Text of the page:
Also in marked contrast was the willingness of the Israeli public to respond to the attack with a counter-strike; in a poll carried out by Hebrew University 76% opposed any such action if it undermined relations with its allies. As on the earlier occasion with Iraq’s Scud attacks in 1991, the US advised restraint to Israel mainly to preserve the then coalition of many Arab countries on the verge of retaking Iraqi-occupied Kuwait from disintegrating; at the time, too, Israel was headed by a hardline nationalist Prime Minister, Yitzhak Shamir, who like Benjamin Netanyahu had made a career of obstinately refuting Palestinian nationalist aspirations; unlike Shamir, however, under whom Israel chose not to respond to the Iraqi attack, Netanyahu decided after several days of deliberation to finally respond with a limited aerial strike at the Isfahan airbase in Iran — an important indication of the changing contexts both in terms of the influence wielded by the US on its ally, as well the willingness to cross hitherto intact red lines. Both sides were keen to downplay the significance of the action. In Israel there were leaks that leaders of the ultra-Orthodox parties in the governing coalition had relayed warnings from their rabbis not to jeopardise Israel by attacking Iran without America's blessing. It was an odd intervention that seemed designed to provide Netanyahu with political cover for a less than forceful retaliation. A fact that was noted by the disparaging tweet saying “dardale” in Hebrew (literally a weak kick easily blocked by the goalkeeper) being translated as “feeble” by the hardline right-wing National Security Minister Itamar Ben-Gvir.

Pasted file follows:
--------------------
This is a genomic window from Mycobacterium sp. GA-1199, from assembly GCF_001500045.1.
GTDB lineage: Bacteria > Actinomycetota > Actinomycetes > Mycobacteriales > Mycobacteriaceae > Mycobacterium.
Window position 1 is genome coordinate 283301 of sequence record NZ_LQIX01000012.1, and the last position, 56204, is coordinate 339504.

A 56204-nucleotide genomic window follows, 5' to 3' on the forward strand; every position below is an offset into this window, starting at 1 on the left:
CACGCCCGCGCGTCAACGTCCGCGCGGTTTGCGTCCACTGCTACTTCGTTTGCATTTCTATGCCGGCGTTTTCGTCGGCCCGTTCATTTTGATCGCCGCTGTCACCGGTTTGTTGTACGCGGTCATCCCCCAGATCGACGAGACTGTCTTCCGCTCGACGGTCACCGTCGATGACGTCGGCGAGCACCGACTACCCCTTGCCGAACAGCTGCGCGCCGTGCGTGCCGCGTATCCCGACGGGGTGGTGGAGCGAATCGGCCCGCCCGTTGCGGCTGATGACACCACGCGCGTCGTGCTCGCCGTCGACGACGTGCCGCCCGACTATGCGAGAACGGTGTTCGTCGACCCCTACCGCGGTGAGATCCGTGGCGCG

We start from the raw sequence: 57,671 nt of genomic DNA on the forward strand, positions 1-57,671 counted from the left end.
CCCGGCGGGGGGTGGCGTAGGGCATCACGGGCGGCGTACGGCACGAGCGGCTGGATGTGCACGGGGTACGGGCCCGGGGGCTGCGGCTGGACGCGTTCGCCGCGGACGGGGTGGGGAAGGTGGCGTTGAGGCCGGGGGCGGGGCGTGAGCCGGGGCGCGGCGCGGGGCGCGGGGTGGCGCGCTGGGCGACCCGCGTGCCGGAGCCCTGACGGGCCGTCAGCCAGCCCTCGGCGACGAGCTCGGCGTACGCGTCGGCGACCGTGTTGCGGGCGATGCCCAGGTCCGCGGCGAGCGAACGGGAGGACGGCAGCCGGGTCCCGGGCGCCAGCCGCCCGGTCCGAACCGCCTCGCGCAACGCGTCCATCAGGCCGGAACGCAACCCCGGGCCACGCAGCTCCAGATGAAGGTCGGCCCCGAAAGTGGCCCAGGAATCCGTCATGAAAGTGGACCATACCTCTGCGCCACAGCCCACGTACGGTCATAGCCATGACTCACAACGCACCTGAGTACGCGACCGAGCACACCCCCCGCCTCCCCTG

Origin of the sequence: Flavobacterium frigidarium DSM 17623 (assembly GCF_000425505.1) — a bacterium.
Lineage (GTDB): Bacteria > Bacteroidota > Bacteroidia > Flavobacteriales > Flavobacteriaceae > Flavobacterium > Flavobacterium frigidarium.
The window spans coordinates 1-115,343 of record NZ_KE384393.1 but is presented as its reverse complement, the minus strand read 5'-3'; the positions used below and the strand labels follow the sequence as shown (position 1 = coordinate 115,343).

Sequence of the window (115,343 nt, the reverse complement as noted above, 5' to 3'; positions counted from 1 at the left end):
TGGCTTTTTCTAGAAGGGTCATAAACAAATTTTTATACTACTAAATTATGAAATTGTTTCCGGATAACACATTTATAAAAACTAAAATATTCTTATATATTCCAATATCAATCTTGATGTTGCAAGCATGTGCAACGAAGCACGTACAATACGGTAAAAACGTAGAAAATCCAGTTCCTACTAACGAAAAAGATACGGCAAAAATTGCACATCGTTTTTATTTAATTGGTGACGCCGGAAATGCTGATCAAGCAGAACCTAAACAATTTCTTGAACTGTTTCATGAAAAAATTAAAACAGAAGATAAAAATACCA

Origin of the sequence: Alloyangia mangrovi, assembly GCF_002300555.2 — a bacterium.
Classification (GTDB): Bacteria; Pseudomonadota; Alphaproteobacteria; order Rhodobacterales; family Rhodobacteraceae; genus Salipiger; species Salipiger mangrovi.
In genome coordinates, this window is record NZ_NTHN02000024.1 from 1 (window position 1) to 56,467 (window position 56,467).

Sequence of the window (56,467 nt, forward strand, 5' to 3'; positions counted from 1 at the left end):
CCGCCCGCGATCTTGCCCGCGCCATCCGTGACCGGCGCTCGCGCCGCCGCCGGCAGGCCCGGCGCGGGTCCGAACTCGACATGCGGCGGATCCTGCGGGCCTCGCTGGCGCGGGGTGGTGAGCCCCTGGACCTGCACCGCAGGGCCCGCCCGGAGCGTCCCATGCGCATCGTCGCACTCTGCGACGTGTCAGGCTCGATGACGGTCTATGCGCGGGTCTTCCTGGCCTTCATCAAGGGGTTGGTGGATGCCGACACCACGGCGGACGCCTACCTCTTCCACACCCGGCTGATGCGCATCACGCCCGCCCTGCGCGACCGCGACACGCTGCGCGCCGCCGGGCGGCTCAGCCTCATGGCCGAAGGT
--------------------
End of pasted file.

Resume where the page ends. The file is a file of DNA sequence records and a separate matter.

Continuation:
Iran too was eager to minimise its official response, despite having promised a “severe response” to any Israeli counter-strike to its own attack of April 14, with two senior army commanders saying that the country’s air defences were in a state of readiness and had quickly reacted to destroy the “suspicious” airborne objects. President Ebrahim Raisi also did not bring up the latest Israeli strike in his televised speech after it took place, choosing instead to praise Iran’s attack for rallying people of various political persuasions around the flag. Yet, despite these attempts at controlling escalation, further red lines had been crossed, as Israel had demonstrated a willingness to directly attack Iran and its capacity to breach Iranian air defences. The choice of target, in that Isfahan is Iran’s largest nuclear research complex, is a reminder to Tehran that Israel can strike at Iran’s nuclear weapons programme and facilities, should it choose to so, in a manner not dissimilar to its airstrike on Iraq’s Osirak nuclear reactor in 1981 which effectively destroyed Iraq’s nuclear weapons programme.

While cooler heads seemed to have pulled both sides from crossing over the brink of a full-blown war, the two foes remain bent on restoring their deterrents and the danger of ill-timed provocations and miscalculations continues to ominously hang over the region like the proverbial sword of Damocles. The sobering ever-present danger is that one country might misjudge the other’s response to a hostile act, sparking an uncontrolled vortex of escalation which this time will not stop short of open warfare. The key to off-ramp de-escalation and lowering tensions in the region is, of course, achieving a ceasefire and an end to the horrific violence in Gaza. To this end a cessation of Israeli military operations and avoiding a full-scale ground assault on Rafah where 1.4 million Palestinians have taken refuge as the last remaining haven, and which would result in a major humanitarian catastrophe, is not only essential but the only option.

Conrad Barwa is a senior research analyst at a private think-tank, and a senior research associate at the Birmingham Business School